When getting pregnant is not in the plan, maybe due to not being ready to start a family, taking a break in between growing a family, or not wishing for more children; a sexually active woman should be on a form of birth control. There are different methods of birth control with their upsides and downsides, levels of effectiveness, suitability and associated side effects.
Hormonal birth control is one of the different options used for preventing pregnancy, and may also help regulate menstrual cycles, and relieve menstrual cramps. This method of birth control uses oestrogen and progesterone hormones either in a combination, or progesterone only; administered as shots, injections, insertions, or patches applied to the skin. The choice of which to use would depend on individual circumstances, medical history and preference.
Hormonal contraceptives work by affecting the levels of oestrogen and progesterone hormones in the body, and the natural menstrual cycle. This results in stopping the release of eggs, thereby preventing ovulation; blocking the sperm from reaching the egg by thickening the mucous of the cervix (neck of the womb), and preventing implantation from occurring by making the lining of the uterus thinner than it should be.
1. The Contraceptive Injection/ The Shot
This is an injection that contains the hormone progesterone, example Depo-Provera®, and is administered once in every 3 months in the arms or buttocks. It increases the amount of progesterone in the body to prevent pregnancy from occurring by stopping ovulation, thickening the cervical mucous to block sperm from reaching the egg, and thinning the wall of the uterus. If done following instructions, it is usually >99% effective.
Pros: One benefit of the shot is that it’s safe to use while breastfeeding. It is also a good alternative for women who for some medical reason cannot use oestrogen-based contraception. Each shot lasts up to 12 weeks, so there is no need to take a pill daily. In addition, the shot may help prevent cancer of the womb and pelvic inflammatory disease, and its effectiveness is not affected by other medication.
Cons: On the down side, it may not be the best option for a woman that wants to get pregnant within the next year, due to the fact that its effect on fertility takes some time to wear off even after it’s been stopped. It may cause irregular or no menstrual period, nausea, weight gain, spotting, low libido, headache, acne, moodiness and depression. Some studies have linked this birth control option with thinning of the bones/decreased bone density; though there’s recovery after the shot is stopped. Finally, the shot does not protect against HIV and other sexually transmitted infections.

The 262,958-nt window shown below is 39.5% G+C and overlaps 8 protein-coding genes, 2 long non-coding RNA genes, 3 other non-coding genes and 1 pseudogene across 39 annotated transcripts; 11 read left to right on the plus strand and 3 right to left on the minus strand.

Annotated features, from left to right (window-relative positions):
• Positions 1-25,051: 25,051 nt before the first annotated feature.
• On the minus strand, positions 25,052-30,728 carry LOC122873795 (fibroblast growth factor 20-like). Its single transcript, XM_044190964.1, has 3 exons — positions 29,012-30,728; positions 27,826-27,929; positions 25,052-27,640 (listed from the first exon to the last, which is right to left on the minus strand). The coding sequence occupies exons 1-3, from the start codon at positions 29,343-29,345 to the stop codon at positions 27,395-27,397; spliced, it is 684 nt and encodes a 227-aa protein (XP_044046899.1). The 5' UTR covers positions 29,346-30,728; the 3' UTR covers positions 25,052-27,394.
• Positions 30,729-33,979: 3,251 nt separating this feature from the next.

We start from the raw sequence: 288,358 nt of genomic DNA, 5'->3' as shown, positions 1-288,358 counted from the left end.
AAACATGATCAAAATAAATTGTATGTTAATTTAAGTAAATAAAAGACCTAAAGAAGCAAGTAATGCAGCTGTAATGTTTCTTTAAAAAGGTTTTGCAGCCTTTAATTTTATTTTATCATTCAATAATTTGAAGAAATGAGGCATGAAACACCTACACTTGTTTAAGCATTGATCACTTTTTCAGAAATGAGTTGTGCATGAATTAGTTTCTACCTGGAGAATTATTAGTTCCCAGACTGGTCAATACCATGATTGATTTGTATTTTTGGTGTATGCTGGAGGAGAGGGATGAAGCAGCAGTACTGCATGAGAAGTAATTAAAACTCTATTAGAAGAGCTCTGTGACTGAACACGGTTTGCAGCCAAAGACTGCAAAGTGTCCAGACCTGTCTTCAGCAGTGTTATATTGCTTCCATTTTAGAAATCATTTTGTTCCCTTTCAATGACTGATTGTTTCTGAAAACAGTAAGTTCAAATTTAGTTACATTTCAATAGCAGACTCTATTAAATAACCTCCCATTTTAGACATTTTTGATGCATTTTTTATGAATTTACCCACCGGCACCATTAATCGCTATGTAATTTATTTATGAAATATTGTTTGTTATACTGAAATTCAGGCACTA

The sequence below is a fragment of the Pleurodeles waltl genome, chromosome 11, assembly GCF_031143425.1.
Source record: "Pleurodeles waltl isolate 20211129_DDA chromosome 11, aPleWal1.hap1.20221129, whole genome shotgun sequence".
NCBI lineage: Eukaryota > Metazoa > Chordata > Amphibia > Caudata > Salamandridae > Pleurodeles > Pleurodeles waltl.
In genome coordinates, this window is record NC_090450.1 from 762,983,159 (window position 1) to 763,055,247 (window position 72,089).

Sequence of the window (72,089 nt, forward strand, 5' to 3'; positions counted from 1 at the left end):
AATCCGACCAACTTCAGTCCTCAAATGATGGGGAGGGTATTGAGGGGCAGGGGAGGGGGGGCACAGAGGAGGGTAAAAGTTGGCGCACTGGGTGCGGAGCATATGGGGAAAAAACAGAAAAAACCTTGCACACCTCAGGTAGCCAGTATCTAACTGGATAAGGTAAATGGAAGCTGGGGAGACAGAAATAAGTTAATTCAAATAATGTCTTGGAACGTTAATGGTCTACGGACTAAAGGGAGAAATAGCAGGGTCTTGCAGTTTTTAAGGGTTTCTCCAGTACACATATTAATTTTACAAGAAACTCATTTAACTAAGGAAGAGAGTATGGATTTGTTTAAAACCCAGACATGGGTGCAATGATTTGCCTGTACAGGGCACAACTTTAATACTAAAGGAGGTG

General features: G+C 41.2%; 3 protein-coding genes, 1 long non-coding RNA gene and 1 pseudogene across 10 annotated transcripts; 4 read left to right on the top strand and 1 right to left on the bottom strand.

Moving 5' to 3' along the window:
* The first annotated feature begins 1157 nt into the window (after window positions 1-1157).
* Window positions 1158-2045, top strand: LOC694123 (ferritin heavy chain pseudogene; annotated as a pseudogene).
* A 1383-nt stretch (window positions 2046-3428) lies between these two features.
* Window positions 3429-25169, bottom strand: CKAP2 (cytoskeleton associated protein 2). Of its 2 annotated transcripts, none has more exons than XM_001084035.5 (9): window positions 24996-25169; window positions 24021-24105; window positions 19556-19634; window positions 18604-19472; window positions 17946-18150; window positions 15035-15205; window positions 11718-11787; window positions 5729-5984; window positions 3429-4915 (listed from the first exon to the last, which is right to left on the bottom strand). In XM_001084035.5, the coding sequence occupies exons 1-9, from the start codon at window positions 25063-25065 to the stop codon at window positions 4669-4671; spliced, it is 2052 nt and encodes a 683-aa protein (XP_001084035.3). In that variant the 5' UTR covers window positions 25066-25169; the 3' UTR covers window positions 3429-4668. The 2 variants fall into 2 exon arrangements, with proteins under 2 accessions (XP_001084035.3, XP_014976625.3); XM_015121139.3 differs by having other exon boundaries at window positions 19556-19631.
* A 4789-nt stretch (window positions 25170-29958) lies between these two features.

2. Birth Control Pills
A. The combined oral contraceptive pill
The combined pill as the name implies, uses a combination of both oestrogen and progesterone hormones to stop pregnancy from occurring. It works by preventing ovulation, thickening the mucous of the cervix, and thinning of the lining of the womb. It is taken each day for 21 days, followed by a 7 day break , and then continued. If used correctly, it is 99% effective.
Pros: The good thing about the combined pill is that fertility/ ability to conceive is restored faster after the pill has been stopped. It is also known to improve acne, make periods more regular, lighter and less painful, as well as improve PMS symptoms. The risks of ovarian, uterine, colon cancer and pelvic inflammatory disease are much lower when using the combined pill, in addition to a reduced risk of fibroid, ovarian cyst and non cancerous breast disease.
Cons: The combined pill is not suitable for every woman, such as: women breastfeeding a child under 6 months, women over the age of 35, women who smoke, women with a history of blood clots, a history of migraines, high blood pressure and heart diseases, and a history of breast, liver, endometrial cancer. The effectiveness of the combined pill may be affected by certain medications eg antibiotics. There are some minor side effects associated with the combined pill, including spotting in the first few months, nausea, weight gain, spotting, breast tenderness, low libido, headache, and depression. It may also increase blood pressure, and does not protect against HIV and STIs
B. Progestin-only pills (POP)
Also known as the ‘mini pill’, because this pill only contains progestin. Progestin is a syntesized form of the natural progesterone hormone. It prevents pregnancy from occurring by thickening the cervical mucous, and thinning the lining of the uterus; some types can stop ovulation. For it to work, it has to be taken at the same time everyday. There’s no break when taking the POP. It is usually >99% effective